Oil hits new high as Israel calls strike on Iran ‘unavoidable’

Oil prices leaped to record highs yesterday as Israel warned about Iranian nuclear sites and the dollar slumped on the biggest jump in American unemployment for 22 years.

The global crude price ended a run of lower prices earlier this week as it jumped by more than $9 a barrel to $136.79 (£69.44) – it has risen by over $14, or 10%, in just two days. The week before last saw an all-time high of $135.09 a barrel but, by Wednesday this week, prices had receded to as low as $122.

Already jittery oil markets were sent into spasms by remarks from Israel’s transport minister that an attack on Iranian nuclear sites looked “unavoidable”. Iran is a big Opec oil producer and any attack on the country would threaten oil supplies from the whole region.

Prices were also boosted by a prediction from investment bank Morgan Stanley that crude prices might reach $150 by July 4.

Earlier in the day the dollar – in which oil is priced – had fallen against the euro partly on speculation that the European Central Bank might consider raising interest rates to curb inflation.

But subsequently markets were rocked by a monthly report from the US showing that unemployment suffered its biggest monthly rise since February 1986.

Shares on Wall Street dived after the US unemployment rate unexpectedly??? jumped to 5.5%, intensifying fears that the world’s biggest economy is sliding into recession.

The Dow Jones industrial average lost nearly 300 points, or 2.2%, to around 12,320. In London the FTSE 100 closed the week down 1.5%, or 88 points, at 5,906.

The US labour department said non-farm payrolls fell by 49,000 in May from the month before. That was broadly in line with expectations but the department revised its April figure to show a drop of 28,000 rather than the 20,000 estimate it had made last month.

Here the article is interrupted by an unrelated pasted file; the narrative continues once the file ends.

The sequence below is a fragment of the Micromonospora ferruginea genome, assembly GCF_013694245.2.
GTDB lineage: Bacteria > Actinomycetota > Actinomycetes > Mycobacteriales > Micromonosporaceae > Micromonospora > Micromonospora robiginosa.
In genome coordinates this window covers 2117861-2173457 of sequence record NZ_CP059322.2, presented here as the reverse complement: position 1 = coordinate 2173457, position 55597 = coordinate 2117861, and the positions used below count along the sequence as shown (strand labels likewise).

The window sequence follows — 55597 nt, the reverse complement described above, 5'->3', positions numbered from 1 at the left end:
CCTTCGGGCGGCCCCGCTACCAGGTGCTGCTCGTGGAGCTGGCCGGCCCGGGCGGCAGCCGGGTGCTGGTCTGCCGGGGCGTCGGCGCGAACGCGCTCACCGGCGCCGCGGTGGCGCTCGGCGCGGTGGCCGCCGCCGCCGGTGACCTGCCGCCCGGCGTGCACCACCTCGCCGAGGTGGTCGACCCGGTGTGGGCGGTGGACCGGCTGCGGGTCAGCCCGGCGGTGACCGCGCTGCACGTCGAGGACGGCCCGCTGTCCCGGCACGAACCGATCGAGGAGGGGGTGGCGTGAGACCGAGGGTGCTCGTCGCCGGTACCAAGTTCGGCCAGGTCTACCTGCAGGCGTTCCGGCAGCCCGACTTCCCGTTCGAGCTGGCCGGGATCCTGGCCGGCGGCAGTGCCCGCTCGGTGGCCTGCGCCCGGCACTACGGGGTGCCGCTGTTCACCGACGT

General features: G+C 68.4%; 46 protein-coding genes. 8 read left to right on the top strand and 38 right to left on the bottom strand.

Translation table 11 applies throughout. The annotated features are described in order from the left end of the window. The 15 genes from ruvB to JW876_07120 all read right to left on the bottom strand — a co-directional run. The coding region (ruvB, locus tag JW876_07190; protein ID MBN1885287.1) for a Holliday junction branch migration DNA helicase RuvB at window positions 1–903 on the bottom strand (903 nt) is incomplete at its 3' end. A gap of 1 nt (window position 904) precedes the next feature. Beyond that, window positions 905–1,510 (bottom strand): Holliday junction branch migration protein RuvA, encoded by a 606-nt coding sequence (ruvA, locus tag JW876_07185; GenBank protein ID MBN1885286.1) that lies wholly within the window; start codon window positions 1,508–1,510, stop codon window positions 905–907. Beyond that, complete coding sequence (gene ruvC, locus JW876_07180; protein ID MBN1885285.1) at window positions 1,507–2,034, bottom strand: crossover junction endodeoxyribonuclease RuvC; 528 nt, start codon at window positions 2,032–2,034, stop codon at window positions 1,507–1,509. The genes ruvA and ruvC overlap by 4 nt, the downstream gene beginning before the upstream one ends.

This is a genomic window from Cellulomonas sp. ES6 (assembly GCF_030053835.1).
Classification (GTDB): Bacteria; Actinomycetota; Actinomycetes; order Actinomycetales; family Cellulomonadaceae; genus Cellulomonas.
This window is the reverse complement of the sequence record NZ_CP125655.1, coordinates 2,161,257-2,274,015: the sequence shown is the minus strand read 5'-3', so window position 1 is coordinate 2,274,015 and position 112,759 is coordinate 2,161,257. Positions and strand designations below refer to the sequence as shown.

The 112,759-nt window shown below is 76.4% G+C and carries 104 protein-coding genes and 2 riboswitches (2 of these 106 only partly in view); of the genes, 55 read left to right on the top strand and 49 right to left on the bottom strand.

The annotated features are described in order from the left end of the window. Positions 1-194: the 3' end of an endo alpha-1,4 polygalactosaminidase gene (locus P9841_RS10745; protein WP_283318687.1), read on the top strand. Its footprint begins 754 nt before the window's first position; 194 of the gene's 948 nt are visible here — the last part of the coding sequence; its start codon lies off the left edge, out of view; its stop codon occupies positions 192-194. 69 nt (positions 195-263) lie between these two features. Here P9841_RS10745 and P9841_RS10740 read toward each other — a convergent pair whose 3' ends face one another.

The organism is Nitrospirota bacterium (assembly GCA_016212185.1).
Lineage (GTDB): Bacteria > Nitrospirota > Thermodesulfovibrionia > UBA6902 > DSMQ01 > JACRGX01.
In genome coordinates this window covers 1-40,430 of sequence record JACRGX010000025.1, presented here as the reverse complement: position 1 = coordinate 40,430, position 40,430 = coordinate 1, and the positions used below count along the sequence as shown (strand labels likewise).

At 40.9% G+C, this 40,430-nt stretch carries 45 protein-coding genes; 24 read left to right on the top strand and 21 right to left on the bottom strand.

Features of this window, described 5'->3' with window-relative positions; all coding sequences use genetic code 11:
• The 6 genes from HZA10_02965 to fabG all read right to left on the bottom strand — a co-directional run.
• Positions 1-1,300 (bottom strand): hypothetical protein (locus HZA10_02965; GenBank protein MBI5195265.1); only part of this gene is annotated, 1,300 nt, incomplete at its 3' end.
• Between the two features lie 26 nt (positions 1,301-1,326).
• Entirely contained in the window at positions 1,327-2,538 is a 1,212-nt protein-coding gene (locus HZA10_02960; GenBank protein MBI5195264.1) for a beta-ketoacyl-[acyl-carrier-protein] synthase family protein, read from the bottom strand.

The US unemployment rate jumped from 5% in April to 5.5%, the biggest rise since February 1986 and the highest rate since October 2004.

As stocks tumbled in response, so did the dollar, which shed nearly a cent against the euro, to trade at $1.575.

Bond prices moved sharply higher as they scaled back expectations of any near-term increase in interest rates from the Federal Reserve amid signs of a weakening labour market.

Gold futures jumped 2%, to $891 an ounce, as investors, taking fright, sought a safe haven.

The US jobs data showed there were substantial job losses last month in construction industries, where 34,000 cuts were made, in manufacturing, where 26,000 jobs were lost, and among providers of professional services, where 39,000 jobs went.

“The overall trend is clearly weakening, with the unemployment rate having increased by a full percentage point over the past 12 months. This will continue to depress consumer spending – the fiscal package is being fully swallowed by higher gasoline prices – and will, in our view, help to keep activity depressed for longer than financial markets are currently discounting,” said James Knightley, an economist at ING Financial Markets.

Nigel Gault, chief economist at consultancy Global Insight said: “The rise in unemployment throws some cold water on the idea that the Fed will soon raise interest rates to prop up the dollar and rein in inflation. The Fed is in a difficult spot with first-half growth not far above zero, but inflation climbing. We believe that the economy is too fragile for a rate hike before 2009.”

The Fed chief, Ben Bernanke, this week expressed concern at the continued slide in the dollar’s value, which has contributed to US gasoline prices at the pump rising to above $4 a gallon and has taken money out of Americans’ pockets.

This week the Organisation for Economic Cooperation and Development cut its forecasts for world economic growth and raised its predictions for inflation but said the outlook depended on crude prices remaining steady rather than rising any further.

Ashley Seager, economics correspondent
Friday June 6 2008

Source: Guardian

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